On the night of 29 September 1994, seven-year-old Nicholas Green was fatally shot during a family holiday in southern Italy. The death was a tragedy for his parents, Reg and Maggie, but their decision to donate his organs caused organ donation rates in Italy to triple in a decade – a result dubbed the “Nicholas effect”.
“The first time I sensed danger was when a dark car came up close behind us and stayed there for a few moments,” says Reg Green, who is remembering the night his son was inexplicably shot by strangers in southern Italy. “Shortly after, this car began to overtake. I relaxed, thinking there was nothing wrong after all.”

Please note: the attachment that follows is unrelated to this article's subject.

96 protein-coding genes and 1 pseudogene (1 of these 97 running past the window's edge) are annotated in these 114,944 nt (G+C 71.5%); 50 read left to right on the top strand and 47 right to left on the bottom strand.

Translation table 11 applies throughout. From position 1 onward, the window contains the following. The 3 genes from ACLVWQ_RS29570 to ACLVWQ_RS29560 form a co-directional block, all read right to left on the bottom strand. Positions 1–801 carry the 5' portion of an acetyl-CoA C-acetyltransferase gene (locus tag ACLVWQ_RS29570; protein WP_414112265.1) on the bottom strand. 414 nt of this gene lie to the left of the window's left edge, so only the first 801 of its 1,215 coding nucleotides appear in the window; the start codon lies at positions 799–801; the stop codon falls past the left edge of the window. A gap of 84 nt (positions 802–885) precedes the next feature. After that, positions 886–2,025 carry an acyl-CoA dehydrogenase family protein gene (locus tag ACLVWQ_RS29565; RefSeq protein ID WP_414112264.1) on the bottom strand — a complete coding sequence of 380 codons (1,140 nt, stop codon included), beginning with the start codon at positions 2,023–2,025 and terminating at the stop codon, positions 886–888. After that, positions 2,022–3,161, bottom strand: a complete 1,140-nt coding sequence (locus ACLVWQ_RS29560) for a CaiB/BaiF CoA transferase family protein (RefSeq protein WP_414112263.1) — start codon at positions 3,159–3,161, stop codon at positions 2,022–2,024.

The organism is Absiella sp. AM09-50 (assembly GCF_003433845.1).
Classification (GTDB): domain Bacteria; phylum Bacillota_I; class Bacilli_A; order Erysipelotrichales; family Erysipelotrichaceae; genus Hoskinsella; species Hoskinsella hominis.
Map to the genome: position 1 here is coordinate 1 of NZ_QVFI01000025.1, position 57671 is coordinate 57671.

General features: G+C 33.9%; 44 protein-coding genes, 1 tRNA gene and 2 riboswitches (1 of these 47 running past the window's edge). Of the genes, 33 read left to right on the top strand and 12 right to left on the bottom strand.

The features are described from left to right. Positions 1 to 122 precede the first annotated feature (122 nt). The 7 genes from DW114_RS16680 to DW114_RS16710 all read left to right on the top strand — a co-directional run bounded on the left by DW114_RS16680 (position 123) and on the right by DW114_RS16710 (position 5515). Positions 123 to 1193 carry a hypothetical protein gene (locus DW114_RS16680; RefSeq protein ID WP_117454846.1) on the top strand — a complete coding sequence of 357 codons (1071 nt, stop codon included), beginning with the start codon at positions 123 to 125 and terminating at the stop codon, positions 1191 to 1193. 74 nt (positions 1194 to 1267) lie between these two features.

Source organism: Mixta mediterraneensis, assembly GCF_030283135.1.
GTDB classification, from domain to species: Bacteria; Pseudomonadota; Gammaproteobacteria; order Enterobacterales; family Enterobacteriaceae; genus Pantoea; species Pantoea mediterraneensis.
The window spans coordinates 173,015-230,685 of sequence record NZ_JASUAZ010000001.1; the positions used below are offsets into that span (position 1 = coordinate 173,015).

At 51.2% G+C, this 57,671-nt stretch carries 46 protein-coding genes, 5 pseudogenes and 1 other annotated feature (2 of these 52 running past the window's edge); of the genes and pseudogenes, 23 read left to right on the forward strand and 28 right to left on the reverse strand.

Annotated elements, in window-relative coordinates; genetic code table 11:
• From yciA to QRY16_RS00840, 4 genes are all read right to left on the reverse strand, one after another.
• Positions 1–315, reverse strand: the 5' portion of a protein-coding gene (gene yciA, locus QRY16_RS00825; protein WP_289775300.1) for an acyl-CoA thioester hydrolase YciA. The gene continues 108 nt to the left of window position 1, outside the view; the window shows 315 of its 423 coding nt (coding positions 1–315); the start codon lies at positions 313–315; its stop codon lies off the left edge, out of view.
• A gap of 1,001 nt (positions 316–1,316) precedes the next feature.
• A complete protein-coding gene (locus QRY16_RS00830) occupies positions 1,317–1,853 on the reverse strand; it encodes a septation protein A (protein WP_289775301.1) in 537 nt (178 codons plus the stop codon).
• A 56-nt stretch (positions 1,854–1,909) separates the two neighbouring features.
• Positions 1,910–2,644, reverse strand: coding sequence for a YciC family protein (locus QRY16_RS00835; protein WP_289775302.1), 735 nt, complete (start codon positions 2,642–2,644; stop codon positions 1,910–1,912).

But, instead of overtaking, the car drew alongside. Reg and Maggie heard loud angry cries. They assumed that the men inside wanted them to stop.
“I thought if we did stop we would be completely at their mercy. So instead I accelerated. They did too, so the two cars raced alongside each other through the night. A bullet shattered the back window. Maggie turned around and both the children appeared to be fast asleep.”
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